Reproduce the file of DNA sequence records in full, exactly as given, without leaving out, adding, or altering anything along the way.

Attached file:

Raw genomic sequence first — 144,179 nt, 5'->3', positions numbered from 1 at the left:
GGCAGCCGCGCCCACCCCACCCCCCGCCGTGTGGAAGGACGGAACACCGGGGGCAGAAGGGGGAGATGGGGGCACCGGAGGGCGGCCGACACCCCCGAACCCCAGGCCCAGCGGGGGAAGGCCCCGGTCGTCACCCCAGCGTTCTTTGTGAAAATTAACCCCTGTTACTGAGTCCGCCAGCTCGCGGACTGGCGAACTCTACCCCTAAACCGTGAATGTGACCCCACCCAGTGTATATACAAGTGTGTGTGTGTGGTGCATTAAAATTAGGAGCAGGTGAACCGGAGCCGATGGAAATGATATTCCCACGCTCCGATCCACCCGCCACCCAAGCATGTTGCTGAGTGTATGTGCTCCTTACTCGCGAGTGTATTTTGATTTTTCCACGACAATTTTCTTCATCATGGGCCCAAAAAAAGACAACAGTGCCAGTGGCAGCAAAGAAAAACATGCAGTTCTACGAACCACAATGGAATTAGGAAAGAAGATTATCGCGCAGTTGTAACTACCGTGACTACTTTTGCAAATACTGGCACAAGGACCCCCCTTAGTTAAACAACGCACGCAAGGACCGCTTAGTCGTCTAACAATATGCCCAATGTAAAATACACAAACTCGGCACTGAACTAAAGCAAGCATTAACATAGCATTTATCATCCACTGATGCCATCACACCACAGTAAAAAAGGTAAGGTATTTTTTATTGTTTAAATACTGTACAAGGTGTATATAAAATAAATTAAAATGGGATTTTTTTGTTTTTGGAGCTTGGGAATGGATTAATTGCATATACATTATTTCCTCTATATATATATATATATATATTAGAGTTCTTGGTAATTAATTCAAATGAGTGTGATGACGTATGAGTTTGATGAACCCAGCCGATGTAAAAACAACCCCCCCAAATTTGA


Raw genomic sequence first — 144,179 nt, 5'->3', positions numbered from 1 at the left:
GGCAGCCGCGCCCACCCCACCCCCCGCCGTGTGGAAGGACGGAACACCGGGGGCAGAAGGGGGAGATGGGGGCACCGGAGGGCGGCCGACACCCCCGAACCCCAGGCCCAGCGGGGGAAGGCCCCGGTCGTCACCCCAGCGTTCTTTGTGAAAATTAACCCCTGTTACTGAGTCCGCCAGCTCGCGGACTGGCGAACTCTACCCCTAAACCGTGAATGTGACCCCACCCAGTGTATATACAAGTGTGTGTGTGTGGTGCATTAAAATTAGGAGCAGGTGAACCGGAGCCGATGGAAATGATATTCCCACGCTCCGATCCACCCGCCACCCAAGCATGTTGCTGAGTGTATGTGCTCCTTACTCGCGAGTGTATTTTGATTTTTCCACGACAATTTTCTTCATCATGGGCCCAAAAAAAGACAACAGTGCCAGTGGCAGCAAAGAAAAACATGCAGTTCTACGAACCACAATGGAATTAGGAAAGAAGATTATCGCGCAGTTGTAACTACCGTGACTACTTTTGCAAATACTGGCACAAGGACCCCCCTTAGTTAAACAACGCACGCAAGGACCGCTTAGTCGTCTAACAATATGCCCAATGTAAAATACACAAACTCGGCACTGAACTAAAGCAAGCATTAACATAGCATTTATCATCCACTGATGCCATCACACCACAGTAAAAAAGGTAAGGTATTTTTTATTGTTTAAATACTGTACAAGGTGTATATAAAATAAATTAAAATGGGATTTTTTTGTTTTTGGAGCTTGGGAATGGATTAATTGCATATACATTATTTCCTCTATATATATATATATATATATTAGAGTTCTTGGTAATTAATTCAAATGAGTGTGATGACGTATGAGTTTGATGAACCCAGCCGATGTAAAAACAACCCCCCCAAATTTGA